Forest ThreatNet

Volume 1, Issue 2 - Winter 2008

Forest Service Names New Southern Research Station Director

 

Jim ReavesDr. Jim Reaves assumed the helm of the Forest Service’s Southern Research Station (SRS), headquartered in Asheville, NC, in January 2008. He is only the second director since the Southeastern Forest Experiment Station in Asheville and the Southern Forest Experiment Station in New Orleans merged in 1995—creating the leading research organization for natural resource management and sustainability in the southern U.S. His leadership comes at a time when forest science research is poised to have a voice in land management decisions affecting changing wildland and urban landscapes.

"I am excited to come back to the South and work with the Station’s esteemed scientists whose research is recognized internationally," says Reaves, who served as a SRS project leader, research scientist, and assistant station director from 1991-1998 as well as a team leader during the consolidation of the two experiment stations. "My hope is to foster an atmosphere that encourages our employees to conduct innovative and useable research that informs natural resources policy and land management decisions. I want the Station to be the premier natural resources organization that leads cutting-edge research and encourages and values a dynamic and diverse workforce."

Reaves is also looking forward to EFETAC playing a major role in the new dynamics of natural resources research. "EFETAC is developing and using accelerated tools and technology, with partners like NASA, that will benefit public and private landowners. The Center is well-positioned to attract non-traditional partners, integrate information across Forest Service Deputy areas and sister agencies, and incorporate State extension efforts." Unique partners and research "will enable people to view science in a different light and introduce forest research to new, and important, audiences."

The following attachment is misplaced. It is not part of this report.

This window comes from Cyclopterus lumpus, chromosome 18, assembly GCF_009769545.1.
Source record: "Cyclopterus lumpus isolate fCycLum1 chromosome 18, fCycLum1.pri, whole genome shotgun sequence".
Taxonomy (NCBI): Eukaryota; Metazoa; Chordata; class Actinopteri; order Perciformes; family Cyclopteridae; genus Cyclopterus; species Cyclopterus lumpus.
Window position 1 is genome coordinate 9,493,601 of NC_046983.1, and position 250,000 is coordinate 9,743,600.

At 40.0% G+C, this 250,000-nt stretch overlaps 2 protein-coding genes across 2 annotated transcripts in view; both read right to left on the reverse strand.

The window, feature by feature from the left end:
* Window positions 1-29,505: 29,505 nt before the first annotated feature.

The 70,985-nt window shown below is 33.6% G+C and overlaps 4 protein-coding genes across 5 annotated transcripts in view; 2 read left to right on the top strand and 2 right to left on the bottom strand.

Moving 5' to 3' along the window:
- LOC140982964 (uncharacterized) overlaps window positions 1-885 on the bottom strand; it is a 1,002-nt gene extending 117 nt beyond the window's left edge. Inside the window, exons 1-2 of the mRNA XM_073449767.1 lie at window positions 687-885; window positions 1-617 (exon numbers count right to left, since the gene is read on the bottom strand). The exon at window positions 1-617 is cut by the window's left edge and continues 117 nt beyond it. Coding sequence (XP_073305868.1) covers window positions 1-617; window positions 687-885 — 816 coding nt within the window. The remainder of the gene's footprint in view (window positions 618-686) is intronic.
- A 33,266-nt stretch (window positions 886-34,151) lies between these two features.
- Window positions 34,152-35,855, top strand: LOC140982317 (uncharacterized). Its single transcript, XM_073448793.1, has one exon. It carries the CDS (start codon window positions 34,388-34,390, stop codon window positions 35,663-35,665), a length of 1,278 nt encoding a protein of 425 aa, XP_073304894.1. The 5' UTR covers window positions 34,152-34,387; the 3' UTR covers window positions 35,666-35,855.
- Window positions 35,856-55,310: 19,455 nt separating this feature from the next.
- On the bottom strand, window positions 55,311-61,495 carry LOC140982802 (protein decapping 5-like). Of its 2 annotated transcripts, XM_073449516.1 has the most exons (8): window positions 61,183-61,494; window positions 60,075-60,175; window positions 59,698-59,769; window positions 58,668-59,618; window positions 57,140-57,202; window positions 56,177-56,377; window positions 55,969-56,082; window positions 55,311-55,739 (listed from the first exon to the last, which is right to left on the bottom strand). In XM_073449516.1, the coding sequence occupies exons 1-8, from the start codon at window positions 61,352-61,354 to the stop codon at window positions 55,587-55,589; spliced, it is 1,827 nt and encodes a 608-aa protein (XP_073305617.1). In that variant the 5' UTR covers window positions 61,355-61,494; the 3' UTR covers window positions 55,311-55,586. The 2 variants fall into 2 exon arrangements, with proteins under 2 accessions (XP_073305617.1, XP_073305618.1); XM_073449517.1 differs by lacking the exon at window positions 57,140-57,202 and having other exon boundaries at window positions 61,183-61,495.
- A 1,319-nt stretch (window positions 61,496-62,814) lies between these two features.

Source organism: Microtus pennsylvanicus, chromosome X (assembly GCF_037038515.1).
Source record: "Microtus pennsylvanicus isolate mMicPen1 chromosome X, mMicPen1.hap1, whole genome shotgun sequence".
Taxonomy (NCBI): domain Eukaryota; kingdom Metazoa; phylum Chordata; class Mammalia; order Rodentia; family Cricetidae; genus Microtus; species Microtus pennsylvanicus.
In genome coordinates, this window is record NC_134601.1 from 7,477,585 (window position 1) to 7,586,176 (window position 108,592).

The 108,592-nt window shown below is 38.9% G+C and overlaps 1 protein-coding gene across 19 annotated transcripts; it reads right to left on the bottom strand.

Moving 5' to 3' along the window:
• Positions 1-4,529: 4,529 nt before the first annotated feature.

A 26-year careerist with the Forest Service, Reaves understands the agency and knows his science. Most recently, as Associate Deputy Chief for Research and Development in Washington, DC, he provided national leadership for research programs and enhanced the agency’s external partnerships. Reaves has also held key Forest Service positions and conducted research on the east and west coasts. Additionally, he represented the U.S. as a delegate to the United Nations Forum on Forestry in Switzerland, led scientists on a USDA delegation to China, and served as a keynote speaker at a forest restoration conference in Seoul, Korea. A pathologist by training, Reaves’ research has been published in national and international science journals.

Reaves’ wealth of experience gives him exceptional insight into leading a science organization that can lend sound science to emerging forest issues. "We will continue to place emphasis on forecasting natural resource issues for land managers and policy makers, ensuring our science is consistently relevant to current issues and diverse audiences," notes Reaves, who will focus on people, partnerships, and communications during his tenure. He is committed to helping employees "be empowered, grow, and contribute" to the agency; developing and enhancing effective partnerships to interconnect social and economic natural resources issues; and exploring new and improved communication technologies to share cutting-edge science with internal and external audiences.

"So much has changed regarding natural resources issues in the South since I last worked at the Station," reflects Reaves, who grew up on a tobacco farm in rural South Carolina. "This is an exciting time for natural resources research as we address rapidly changing land uses and serious impacts from drought, wildland fire, and other natural disturbances. I also strongly believe that SRS is positioned to deliver our science in a timely, effective manner that is comprehended by a variety of audiences. When people think about natural resources in the South, I want them to think of the Southern Research Station."

« Previous page Next page » Return to contents

Document Actions
 
Personal tools